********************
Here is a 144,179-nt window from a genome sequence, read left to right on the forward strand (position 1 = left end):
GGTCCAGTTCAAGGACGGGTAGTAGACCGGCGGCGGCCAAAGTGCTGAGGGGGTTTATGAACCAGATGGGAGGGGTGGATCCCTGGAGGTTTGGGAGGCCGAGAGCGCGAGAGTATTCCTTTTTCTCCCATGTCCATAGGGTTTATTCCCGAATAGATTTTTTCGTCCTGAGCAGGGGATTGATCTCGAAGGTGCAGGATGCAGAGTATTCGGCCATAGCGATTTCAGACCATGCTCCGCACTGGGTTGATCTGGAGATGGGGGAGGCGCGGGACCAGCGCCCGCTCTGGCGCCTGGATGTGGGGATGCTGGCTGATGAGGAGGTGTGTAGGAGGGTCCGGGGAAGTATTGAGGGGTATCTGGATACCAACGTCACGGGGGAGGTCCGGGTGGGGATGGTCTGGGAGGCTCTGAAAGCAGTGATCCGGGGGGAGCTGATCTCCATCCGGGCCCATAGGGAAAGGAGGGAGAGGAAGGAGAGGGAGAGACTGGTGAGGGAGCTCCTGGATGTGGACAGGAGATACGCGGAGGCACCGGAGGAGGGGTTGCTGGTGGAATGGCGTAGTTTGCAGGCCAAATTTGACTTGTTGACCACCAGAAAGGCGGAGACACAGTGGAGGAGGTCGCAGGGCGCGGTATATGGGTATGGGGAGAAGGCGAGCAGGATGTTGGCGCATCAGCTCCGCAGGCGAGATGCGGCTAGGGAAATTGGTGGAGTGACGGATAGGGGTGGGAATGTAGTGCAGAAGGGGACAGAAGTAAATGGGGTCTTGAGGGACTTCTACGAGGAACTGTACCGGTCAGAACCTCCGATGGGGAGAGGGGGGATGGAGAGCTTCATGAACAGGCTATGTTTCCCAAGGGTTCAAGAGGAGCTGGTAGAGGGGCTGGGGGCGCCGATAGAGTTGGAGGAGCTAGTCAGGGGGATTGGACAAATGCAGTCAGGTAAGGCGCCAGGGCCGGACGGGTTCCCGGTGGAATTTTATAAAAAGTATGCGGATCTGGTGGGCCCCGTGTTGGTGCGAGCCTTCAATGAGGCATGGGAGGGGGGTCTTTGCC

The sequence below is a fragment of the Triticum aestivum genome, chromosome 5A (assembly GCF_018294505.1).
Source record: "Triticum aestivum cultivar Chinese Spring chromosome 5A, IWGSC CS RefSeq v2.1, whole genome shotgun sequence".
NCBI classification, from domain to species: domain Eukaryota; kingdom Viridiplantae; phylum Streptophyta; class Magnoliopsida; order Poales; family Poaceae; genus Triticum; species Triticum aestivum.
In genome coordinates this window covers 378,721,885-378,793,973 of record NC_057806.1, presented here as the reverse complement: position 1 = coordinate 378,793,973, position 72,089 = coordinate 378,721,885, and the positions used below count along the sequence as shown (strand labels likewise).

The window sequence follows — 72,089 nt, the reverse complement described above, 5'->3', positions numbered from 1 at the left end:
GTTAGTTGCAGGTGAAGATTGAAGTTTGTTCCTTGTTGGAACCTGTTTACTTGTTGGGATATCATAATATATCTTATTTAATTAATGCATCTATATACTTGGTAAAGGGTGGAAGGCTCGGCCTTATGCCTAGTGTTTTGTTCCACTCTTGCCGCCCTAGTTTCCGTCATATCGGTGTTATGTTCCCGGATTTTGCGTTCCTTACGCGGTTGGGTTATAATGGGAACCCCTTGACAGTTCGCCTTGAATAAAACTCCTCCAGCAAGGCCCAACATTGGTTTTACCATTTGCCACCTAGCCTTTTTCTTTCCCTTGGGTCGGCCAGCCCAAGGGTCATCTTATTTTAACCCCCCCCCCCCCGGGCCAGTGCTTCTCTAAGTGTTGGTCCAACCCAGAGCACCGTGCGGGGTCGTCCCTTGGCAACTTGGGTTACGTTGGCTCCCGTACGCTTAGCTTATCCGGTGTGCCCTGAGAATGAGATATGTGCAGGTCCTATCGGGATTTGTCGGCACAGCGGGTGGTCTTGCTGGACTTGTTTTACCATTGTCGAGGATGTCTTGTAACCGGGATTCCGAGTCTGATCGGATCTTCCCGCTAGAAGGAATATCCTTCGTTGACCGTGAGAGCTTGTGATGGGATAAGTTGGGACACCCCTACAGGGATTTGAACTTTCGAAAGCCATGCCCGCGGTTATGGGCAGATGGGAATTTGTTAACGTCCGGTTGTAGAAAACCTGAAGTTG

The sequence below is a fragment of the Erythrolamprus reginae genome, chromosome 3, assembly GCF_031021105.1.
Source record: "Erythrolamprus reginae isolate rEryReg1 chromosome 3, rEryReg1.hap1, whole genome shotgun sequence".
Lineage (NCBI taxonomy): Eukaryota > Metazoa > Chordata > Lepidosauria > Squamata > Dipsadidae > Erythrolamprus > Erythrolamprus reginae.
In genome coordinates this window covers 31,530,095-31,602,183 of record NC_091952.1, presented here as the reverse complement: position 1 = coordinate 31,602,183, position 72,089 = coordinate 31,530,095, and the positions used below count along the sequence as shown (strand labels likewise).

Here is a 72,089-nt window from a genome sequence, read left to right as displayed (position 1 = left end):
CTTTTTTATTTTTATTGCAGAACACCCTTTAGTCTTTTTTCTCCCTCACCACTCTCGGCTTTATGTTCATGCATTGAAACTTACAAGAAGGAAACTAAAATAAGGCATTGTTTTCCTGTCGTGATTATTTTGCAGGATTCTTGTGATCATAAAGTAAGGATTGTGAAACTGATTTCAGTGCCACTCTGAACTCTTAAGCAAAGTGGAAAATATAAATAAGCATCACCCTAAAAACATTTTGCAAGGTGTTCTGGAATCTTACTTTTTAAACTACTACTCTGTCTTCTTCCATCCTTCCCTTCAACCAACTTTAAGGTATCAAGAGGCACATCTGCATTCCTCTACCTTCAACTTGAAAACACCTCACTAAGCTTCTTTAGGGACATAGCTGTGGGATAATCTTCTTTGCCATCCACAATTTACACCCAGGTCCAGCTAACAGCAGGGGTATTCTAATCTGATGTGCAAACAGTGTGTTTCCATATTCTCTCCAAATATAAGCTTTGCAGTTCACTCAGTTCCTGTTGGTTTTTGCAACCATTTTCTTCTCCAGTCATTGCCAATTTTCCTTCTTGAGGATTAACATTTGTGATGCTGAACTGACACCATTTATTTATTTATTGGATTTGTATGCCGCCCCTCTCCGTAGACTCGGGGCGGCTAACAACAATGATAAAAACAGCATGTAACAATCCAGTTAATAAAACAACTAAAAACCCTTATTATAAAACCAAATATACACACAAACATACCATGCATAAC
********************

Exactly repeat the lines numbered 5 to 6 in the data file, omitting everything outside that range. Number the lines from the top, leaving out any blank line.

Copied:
NCBI classification, from domain to species: domain Eukaryota; kingdom Viridiplantae; phylum Streptophyta; class Magnoliopsida; order Poales; family Poaceae; genus Triticum; species Triticum aestivum.
In genome coordinates this window covers 378,721,885-378,793,973 of record NC_057806.1, presented here as the reverse complement: position 1 = coordinate 378,793,973, position 72,089 = coordinate 378,721,885, and the positions used below count along the sequence as shown (strand labels likewise).